Every color used in gemstone beads portrays a new story or has some association with the environs or amid an ancient personality from where it is found, excluding those gems which are not natural but treated manually. Chrysoprase beads are which is often mistaken for Imperial jadeite beads, for example contains an awesome opalescent apple green color which is not widely available. It is believed that the color of this gemstone might have been named due to this color’s similarities with the vegetable. Looking back to the history of this gemstone, we come to know that this awesome chrysoprase gemstone was discovered around 23 A.D. and was mined commercially in 1740. Historical facts indicate that the name of Chrysoprase is derived from the Greek words chrysos implying “gold” and prason, meaning “leek”.
Ancient scriptures highlight that Greeks, Romans and Egyptians were using this chrysoprase beads in different ornamental objects and jewelry along with lapis lazuli. This gemstone’s mention has been made even in Holy Bible (Revelations 21:19). Chrysoprase was one of the twelve gemstones which found its place in the foundations of the city walls of Jerusalem. The gem, in fact was the symbol of the Apostle St. Thaddeus as well.
During ancient time, chrysoprase gemstone was also identified as a “victory stone”, and Alexander the Great also utilized this until, a snake bit him.
This gemstone was also admired during the 14th century, when it was used by Holy Roman Emperor Charles IV, to decorate chapels like Saint Wenceslas in Prague and other noteworthy chapels. Frederick the Great of Prussia including Queen Anne of England also applauded chrysoprase for its rare beauty. Frederick the Great, used this gemstone for creating various items including two big tables made exclusively from this chrysoprase. Even today on a trip to Prague, you will find the use of this gemstone in different murals. History divulges that this gem was also mined in various countries including Madagascar, Urals region of Russia, New South Wales in Australia, Tanzania, South Africa, California and Arizona in the United States, Brazil etc. Above all you will find that illustrious deposits of chrysoprase were originated in Poland’s Frankenstein Upper Silesia.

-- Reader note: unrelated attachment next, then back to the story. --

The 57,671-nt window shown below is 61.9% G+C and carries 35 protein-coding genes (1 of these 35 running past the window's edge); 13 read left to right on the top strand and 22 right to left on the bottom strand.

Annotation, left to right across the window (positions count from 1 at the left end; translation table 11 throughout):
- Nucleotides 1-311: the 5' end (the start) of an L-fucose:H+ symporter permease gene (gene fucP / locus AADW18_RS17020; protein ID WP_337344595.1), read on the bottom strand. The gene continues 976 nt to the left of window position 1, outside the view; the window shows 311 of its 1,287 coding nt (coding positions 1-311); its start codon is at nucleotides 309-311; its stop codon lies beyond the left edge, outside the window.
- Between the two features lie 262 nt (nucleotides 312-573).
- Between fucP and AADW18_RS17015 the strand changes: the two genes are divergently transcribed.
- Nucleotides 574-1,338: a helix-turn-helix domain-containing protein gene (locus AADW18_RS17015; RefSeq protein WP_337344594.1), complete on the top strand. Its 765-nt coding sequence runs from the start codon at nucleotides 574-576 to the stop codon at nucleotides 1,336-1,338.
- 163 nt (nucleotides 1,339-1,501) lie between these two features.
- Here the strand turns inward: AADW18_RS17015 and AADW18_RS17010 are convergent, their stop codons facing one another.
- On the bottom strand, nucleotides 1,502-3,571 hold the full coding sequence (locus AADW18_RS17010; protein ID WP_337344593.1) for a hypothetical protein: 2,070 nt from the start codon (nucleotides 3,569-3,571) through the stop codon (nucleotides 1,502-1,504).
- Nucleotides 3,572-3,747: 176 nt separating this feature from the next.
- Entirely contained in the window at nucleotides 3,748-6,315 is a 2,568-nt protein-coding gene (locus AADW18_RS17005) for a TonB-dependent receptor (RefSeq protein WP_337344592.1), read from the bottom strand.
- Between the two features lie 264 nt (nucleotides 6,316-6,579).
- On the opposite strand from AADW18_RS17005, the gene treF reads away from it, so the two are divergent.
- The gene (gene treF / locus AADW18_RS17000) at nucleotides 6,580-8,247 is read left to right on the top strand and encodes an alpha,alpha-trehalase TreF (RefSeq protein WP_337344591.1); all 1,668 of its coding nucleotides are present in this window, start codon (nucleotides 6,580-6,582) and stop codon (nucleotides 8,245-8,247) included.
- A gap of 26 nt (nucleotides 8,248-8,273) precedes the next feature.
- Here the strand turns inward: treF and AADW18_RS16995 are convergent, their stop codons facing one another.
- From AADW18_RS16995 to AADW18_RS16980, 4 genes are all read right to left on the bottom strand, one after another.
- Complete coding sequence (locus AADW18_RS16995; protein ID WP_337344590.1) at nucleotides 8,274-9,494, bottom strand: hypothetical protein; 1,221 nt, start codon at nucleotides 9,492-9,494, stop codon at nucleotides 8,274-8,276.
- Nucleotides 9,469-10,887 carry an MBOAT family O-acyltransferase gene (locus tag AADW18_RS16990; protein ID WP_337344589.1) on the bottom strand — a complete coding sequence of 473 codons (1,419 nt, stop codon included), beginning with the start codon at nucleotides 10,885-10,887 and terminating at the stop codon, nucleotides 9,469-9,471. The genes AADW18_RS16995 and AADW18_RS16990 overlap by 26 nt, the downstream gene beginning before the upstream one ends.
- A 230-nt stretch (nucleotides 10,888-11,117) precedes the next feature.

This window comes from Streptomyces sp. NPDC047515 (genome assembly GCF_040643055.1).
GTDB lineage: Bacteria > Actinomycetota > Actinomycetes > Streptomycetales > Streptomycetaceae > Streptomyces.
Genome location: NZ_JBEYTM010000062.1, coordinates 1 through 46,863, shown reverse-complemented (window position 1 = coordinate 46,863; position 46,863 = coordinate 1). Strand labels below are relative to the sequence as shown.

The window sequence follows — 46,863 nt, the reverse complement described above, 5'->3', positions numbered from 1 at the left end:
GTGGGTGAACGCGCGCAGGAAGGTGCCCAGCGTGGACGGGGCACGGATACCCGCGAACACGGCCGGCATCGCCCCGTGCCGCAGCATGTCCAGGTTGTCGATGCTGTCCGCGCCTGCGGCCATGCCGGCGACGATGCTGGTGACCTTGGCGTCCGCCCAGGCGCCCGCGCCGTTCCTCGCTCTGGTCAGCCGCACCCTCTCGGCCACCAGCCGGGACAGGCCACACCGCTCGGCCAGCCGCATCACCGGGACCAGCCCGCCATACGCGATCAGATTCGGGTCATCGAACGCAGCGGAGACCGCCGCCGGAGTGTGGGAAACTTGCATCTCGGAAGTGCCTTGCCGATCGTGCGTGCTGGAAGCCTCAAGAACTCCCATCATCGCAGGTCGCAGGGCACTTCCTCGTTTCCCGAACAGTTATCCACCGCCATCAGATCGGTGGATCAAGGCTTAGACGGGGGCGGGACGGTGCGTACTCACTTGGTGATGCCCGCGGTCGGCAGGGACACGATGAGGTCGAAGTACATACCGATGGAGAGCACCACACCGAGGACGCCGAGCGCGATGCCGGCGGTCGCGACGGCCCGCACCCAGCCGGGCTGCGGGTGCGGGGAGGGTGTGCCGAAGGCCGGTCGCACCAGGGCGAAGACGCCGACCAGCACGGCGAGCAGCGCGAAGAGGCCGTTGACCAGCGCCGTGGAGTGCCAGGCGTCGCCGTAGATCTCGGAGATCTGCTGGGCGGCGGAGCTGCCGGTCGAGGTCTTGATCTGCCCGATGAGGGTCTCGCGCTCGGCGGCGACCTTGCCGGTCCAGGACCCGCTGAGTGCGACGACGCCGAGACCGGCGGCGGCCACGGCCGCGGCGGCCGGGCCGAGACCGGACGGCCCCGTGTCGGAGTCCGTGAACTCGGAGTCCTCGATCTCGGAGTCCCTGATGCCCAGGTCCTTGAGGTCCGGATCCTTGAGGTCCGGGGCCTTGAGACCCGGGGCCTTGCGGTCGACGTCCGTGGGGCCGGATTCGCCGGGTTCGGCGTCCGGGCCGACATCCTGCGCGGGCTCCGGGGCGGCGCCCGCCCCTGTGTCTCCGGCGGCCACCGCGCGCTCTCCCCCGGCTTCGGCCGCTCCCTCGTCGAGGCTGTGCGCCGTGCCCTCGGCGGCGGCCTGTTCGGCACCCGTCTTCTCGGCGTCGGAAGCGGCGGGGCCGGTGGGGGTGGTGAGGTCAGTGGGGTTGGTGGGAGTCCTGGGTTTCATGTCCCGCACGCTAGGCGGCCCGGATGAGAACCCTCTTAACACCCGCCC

Did you know that during 18th century thieves used chrysoprase beads with the intention that it will make them invisible if they keep the peril in their mouth? Lastly, this gemstone was one of the favorite gemstones of Queen Ann’s also.